Unpacking SolarWinds

This is by far the most significant cybersecurity moment in our lifetime. Most of us are in the same boat, worried and reviewing our infrastructure for any incidents. Some of us might not even be a direct customer of SolarWinds, yet we have to review to ensure nothing made through other software products I use in our infrastructure.

At Araali, we spent a lot of time researching the breach, so we wanted to share a quick summary of what we have learned.

The attack was extensive as it leveraged the “supply chain attack” vector (mitre) where an adversary compromises an application software before receipt by the end customer. This is not a very common attack vector but has a large blast radius if the adversary is successful. In the case of SolarWinds, it impacted as many as 18,000 customers.

The attack was so well executed that it went under the radar for some of the top firms, including consulting, technology, telecom, and governments in North America, Europe, Asia, and the Middle East.

Attack Progression as reported by FireEye

  1. The payload remained dormant for a while and then used the SolarWinds protocol to hide network traffic as it scanned and collected information on the infrastructure.

  2. Then it resolved a subdomain avsvmcloud(.)com to get CNAME that pointed to Command and Control domain.

  3. It used the backdoor to deliver a malware called “Teardrop” that loads in memory without any trace on the disk.

  4. The attackers used file replacement technique where they modified legitimate file and after use replaced it with the original one (If you examine logs, you can find “delete-create-execute-delete-create” pattern in a short amount of time)

  5. This was a systematic attack, and adversaries might have been able to compromise domain controllers and identity and access management, which might open the flood gates for internal resources as well as partners and customers (B2B companies).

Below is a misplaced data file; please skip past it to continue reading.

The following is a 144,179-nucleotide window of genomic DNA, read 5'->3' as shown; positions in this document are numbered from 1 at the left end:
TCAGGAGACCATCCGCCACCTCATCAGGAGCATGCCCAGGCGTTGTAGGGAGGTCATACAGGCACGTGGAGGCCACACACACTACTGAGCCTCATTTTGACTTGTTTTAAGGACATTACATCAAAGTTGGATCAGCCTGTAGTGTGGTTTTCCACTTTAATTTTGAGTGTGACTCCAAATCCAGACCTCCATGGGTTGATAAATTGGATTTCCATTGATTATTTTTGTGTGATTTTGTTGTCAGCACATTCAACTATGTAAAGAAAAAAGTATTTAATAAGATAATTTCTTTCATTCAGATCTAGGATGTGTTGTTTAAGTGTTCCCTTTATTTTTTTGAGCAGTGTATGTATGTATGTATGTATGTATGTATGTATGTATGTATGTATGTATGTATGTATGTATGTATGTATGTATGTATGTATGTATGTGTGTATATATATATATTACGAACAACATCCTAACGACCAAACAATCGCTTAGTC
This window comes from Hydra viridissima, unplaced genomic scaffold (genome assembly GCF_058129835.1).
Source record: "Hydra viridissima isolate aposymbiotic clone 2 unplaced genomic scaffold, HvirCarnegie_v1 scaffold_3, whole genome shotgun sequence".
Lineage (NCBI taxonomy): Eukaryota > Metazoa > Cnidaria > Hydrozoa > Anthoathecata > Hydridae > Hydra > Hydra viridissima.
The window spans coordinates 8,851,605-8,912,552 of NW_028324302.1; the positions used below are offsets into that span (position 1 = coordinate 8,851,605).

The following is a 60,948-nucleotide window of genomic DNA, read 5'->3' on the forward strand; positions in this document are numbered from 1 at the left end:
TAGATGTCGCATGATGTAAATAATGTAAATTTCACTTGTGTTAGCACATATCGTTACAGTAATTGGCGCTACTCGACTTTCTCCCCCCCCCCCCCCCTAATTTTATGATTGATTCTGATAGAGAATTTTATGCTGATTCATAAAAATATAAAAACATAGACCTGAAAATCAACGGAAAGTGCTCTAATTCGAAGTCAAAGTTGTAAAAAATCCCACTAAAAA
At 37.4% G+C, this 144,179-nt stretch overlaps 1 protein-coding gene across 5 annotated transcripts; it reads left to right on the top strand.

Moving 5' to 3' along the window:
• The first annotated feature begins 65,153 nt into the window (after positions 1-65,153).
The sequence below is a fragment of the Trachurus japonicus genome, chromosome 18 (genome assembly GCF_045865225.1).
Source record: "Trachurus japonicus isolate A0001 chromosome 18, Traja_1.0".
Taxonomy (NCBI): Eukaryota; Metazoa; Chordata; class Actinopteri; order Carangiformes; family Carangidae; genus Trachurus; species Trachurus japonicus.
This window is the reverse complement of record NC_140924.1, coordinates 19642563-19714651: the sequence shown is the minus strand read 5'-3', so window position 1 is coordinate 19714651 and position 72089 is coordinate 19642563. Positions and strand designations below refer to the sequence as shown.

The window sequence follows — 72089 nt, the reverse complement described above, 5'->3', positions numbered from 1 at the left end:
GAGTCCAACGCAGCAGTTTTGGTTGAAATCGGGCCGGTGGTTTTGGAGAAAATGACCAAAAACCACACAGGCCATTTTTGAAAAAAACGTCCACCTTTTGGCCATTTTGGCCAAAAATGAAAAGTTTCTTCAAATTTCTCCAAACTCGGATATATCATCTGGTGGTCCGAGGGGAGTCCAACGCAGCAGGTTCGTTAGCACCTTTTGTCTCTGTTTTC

What did we understand from this attack

  1. Adversaries are getting highly sophisticated and are often state-sponsored.

  2. They can get in, but still, they have to move around your network (within on-prem or cloud, and between on-prem and cloud) to get to assets.

  3. Monitoring and ongoing proactive detection are underappreciated and underinvested. It is very costly to clean up once compromised by sophisticated attacks.

  4. Build time software scanning is not enough. We have to focus on runtime security as many software in our infrastructure is not built by us.

How are we approaching this problem

  1. We set our time window to 7 days at a time, starting on Dec 17, and systematically went back in time.

  2. We inspected our network for anomalous connections and C2 activities. Since we protect ourselves with Araali (zero trust) we have detailed networking audits that are very easy to inspect visually for deviation.

  3. We also looked at our cloud logs for any abnormal patterns.

At this watershed moment, we at Araali are offering our full support to any organization looking to get a better understanding of this breach. Please feel free to contact us if you want to discuss any ideas or have questions.

Also, feel free to contact us for 30 days of free access to Araali to scan your cloud infrastructure (AWS, GCP, Azure) k8s or VMs. If you have any ongoing Command and Control channels, we should detect them for you.

May the force be with you!

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